Some people take their culture seriously. The Scottish take theirs very seriously.
They’re proud of their whisky, they’re proud of golf, they’re proud of being able to toss giant poles (called cabers) around while other cultures toss things like horseshoes. And perhaps most of all, they’re proud of their tartans.
Thus… the Scottish Register of Tartans.
From the website:
The Scottish Register of Tartans was established by an act of the Scottish Parliament in November 2008, following a Member’s Bill submitted by Jamie McGrigor MSP in February 2007. The full text of the Scottish Register of Tartans Act 2008 is available to read online.
Members of the Scottish Parliament voted to establish a single, independent Scottish register of tartans which promotes and preserves information about historic and contemporary tartans from Scotland and throughout the world.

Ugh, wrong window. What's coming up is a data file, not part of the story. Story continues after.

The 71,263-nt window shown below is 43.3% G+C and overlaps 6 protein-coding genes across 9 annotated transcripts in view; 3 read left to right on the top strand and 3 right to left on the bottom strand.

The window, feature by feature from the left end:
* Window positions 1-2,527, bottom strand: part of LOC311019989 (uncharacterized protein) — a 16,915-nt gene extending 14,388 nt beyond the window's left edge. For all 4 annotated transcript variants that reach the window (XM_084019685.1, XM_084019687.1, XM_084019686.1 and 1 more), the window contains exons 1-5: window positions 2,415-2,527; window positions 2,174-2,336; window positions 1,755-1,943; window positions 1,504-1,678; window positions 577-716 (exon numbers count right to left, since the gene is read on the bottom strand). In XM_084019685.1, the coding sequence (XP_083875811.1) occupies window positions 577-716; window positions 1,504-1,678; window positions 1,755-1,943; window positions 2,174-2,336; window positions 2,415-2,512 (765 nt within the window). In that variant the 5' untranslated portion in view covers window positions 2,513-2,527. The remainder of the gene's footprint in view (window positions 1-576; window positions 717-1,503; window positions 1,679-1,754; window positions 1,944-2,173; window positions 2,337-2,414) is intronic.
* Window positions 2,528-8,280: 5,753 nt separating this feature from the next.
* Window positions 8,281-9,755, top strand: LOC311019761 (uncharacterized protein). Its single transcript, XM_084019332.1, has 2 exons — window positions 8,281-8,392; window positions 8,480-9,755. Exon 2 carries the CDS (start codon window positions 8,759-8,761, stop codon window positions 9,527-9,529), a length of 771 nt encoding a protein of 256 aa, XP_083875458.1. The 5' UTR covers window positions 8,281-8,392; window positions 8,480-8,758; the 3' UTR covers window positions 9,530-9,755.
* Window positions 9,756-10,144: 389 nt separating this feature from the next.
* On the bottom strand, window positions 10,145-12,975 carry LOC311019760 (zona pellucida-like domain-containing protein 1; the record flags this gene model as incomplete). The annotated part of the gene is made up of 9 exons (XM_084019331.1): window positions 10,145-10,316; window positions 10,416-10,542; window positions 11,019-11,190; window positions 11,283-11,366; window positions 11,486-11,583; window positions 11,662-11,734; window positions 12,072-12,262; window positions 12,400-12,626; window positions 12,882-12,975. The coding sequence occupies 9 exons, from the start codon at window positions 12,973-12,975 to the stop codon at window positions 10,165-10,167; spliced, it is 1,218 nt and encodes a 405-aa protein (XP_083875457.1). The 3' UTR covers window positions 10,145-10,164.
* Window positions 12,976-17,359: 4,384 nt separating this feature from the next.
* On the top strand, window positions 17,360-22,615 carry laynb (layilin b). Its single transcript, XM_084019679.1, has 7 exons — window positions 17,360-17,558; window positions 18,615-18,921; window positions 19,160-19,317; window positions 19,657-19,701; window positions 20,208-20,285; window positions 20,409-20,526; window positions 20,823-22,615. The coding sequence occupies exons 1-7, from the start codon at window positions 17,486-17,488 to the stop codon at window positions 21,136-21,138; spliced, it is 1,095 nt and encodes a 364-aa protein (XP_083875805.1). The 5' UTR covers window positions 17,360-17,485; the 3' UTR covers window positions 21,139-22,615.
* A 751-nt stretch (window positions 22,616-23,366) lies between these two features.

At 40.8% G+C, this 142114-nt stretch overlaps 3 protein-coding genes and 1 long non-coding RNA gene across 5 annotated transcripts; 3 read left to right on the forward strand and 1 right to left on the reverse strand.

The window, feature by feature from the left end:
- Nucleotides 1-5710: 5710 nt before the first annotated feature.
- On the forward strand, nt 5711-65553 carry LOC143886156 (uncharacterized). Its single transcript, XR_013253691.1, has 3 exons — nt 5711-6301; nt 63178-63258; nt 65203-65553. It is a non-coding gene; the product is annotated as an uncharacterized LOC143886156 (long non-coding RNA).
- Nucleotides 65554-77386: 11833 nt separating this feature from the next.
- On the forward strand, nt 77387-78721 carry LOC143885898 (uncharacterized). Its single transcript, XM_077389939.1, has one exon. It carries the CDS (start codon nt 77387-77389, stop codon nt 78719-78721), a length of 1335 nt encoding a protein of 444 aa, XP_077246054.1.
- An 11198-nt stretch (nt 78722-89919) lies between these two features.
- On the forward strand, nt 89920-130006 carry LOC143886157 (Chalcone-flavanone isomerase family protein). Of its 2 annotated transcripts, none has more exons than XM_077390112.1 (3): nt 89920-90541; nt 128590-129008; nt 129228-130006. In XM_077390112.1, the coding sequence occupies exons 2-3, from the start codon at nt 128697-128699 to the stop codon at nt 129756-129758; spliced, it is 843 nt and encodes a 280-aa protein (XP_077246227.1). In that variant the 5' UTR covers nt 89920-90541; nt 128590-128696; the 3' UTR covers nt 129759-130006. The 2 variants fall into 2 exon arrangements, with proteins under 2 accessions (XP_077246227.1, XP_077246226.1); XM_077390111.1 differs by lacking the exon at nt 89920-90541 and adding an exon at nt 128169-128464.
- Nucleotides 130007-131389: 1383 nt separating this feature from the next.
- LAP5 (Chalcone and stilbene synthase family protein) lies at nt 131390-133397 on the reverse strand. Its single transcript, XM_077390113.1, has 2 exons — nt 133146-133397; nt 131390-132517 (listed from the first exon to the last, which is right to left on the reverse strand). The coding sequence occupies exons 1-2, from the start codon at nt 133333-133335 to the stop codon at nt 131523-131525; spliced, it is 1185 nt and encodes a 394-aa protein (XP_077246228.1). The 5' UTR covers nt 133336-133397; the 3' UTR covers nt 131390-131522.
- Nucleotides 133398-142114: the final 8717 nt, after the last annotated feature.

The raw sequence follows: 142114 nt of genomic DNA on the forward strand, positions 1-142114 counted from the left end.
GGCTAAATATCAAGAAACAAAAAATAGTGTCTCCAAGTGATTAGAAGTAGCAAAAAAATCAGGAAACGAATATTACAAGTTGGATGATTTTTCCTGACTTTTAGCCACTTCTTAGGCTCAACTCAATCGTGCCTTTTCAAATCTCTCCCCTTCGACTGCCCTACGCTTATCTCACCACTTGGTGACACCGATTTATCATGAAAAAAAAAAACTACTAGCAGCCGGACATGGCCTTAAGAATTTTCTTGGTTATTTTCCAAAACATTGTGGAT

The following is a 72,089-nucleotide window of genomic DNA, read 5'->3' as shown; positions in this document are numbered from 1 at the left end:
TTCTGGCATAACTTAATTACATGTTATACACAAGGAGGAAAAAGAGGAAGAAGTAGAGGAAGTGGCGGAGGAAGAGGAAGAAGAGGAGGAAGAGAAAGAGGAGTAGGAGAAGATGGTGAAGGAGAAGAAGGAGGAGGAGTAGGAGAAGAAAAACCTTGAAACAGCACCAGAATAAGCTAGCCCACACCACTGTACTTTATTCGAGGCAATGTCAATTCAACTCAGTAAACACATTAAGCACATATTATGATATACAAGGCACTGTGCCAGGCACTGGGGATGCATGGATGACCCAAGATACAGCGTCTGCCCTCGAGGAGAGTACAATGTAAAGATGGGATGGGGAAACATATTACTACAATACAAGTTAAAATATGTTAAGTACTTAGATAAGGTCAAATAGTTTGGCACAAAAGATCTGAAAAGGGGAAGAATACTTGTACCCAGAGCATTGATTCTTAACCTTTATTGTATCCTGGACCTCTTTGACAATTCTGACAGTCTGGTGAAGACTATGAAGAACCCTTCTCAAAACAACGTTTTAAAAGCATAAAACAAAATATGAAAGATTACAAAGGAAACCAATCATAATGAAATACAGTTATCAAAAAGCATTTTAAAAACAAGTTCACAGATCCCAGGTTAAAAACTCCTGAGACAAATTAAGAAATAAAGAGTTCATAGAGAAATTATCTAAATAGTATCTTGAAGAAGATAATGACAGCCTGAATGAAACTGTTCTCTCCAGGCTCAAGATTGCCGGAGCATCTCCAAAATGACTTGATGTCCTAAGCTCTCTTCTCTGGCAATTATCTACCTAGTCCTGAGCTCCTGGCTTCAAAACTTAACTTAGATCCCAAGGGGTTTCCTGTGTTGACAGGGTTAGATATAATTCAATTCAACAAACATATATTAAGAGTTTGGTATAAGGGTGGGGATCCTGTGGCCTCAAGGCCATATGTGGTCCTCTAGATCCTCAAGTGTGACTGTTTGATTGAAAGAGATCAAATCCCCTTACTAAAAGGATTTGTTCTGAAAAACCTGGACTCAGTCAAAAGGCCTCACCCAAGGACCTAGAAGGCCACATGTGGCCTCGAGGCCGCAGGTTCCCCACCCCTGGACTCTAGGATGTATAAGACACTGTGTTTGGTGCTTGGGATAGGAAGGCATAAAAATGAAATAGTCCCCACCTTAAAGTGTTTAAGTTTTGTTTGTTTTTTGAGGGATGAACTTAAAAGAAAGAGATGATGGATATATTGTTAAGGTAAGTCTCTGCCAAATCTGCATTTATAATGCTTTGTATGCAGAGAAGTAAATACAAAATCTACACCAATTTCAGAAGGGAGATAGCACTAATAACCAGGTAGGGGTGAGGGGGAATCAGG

It’s not free to add your tartan. It costs 70 pounds to attempt to register a tartan, with other fees for things like researching aid or replacement certificates. The site does include features like showing the ten most recent registered patterns, a search feature for established patterns, and a design aid for those seeking a family, locality or corporate tartan of their own.
Do you want to know the official tartan of Zimbabwe? Here’s the link.
The Joker design, created for Jack Nicholson’s trousers in his Batman movie?
The Bomb Disposal tartan, restricted for use by bomb disposal techs and their immediate families? Here you go:
Remember, when you see someone wearing a kilt, that pattern often isn’t simply meant to be pretty. It often means something. And now you, too, have a place to find out exactly what that meaning might be, so you can be on the good side of people whose idea of a good time is hard alcohol, giant swords, running around half-naked in bitterly cold weather and throwing giant logs around for fun.
Question of the night: What’s something interesting from part of your family’s heritage?